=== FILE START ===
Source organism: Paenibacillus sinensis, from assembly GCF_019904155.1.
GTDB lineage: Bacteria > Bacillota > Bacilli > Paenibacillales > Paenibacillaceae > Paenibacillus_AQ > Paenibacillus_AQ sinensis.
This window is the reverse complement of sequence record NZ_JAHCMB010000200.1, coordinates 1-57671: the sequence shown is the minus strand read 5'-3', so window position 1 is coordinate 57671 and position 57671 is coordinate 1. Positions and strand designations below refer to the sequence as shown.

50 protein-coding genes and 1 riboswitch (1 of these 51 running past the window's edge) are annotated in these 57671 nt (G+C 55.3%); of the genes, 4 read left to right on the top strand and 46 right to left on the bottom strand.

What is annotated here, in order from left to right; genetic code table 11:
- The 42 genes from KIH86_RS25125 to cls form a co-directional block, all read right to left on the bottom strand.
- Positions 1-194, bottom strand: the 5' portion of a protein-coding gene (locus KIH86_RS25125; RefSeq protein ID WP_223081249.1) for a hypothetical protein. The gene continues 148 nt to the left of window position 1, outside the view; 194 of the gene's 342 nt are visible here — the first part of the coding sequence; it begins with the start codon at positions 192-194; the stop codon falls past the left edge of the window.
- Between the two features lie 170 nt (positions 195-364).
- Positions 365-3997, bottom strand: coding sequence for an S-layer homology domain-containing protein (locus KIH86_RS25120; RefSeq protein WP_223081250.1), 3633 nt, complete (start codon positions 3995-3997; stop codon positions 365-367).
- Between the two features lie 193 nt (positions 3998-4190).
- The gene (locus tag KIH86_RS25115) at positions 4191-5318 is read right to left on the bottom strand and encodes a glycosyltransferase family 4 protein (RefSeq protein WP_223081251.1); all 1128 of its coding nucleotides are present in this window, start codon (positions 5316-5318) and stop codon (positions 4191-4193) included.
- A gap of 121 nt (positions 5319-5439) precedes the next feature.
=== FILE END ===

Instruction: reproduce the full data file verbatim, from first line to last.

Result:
Source organism: Paenibacillus sinensis, from assembly GCF_019904155.1.
GTDB lineage: Bacteria > Bacillota > Bacilli > Paenibacillales > Paenibacillaceae > Paenibacillus_AQ > Paenibacillus_AQ sinensis.
This window is the reverse complement of sequence record NZ_JAHCMB010000200.1, coordinates 1-57671: the sequence shown is the minus strand read 5'-3', so window position 1 is coordinate 57671 and position 57671 is coordinate 1. Positions and strand designations below refer to the sequence as shown.

50 protein-coding genes and 1 riboswitch (1 of these 51 running past the window's edge) are annotated in these 57671 nt (G+C 55.3%); of the genes, 4 read left to right on the top strand and 46 right to left on the bottom strand.

What is annotated here, in order from left to right; genetic code table 11:
- The 42 genes from KIH86_RS25125 to cls form a co-directional block, all read right to left on the bottom strand.
- Positions 1-194, bottom strand: the 5' portion of a protein-coding gene (locus KIH86_RS25125; RefSeq protein ID WP_223081249.1) for a hypothetical protein. The gene continues 148 nt to the left of window position 1, outside the view; 194 of the gene's 342 nt are visible here — the first part of the coding sequence; it begins with the start codon at positions 192-194; the stop codon falls past the left edge of the window.
- Between the two features lie 170 nt (positions 195-364).
- Positions 365-3997, bottom strand: coding sequence for an S-layer homology domain-containing protein (locus KIH86_RS25120; RefSeq protein WP_223081250.1), 3633 nt, complete (start codon positions 3995-3997; stop codon positions 365-367).
- Between the two features lie 193 nt (positions 3998-4190).
- The gene (locus tag KIH86_RS25115) at positions 4191-5318 is read right to left on the bottom strand and encodes a glycosyltransferase family 4 protein (RefSeq protein WP_223081251.1); all 1128 of its coding nucleotides are present in this window, start codon (positions 5316-5318) and stop codon (positions 4191-4193) included.
- A gap of 121 nt (positions 5319-5439) precedes the next feature.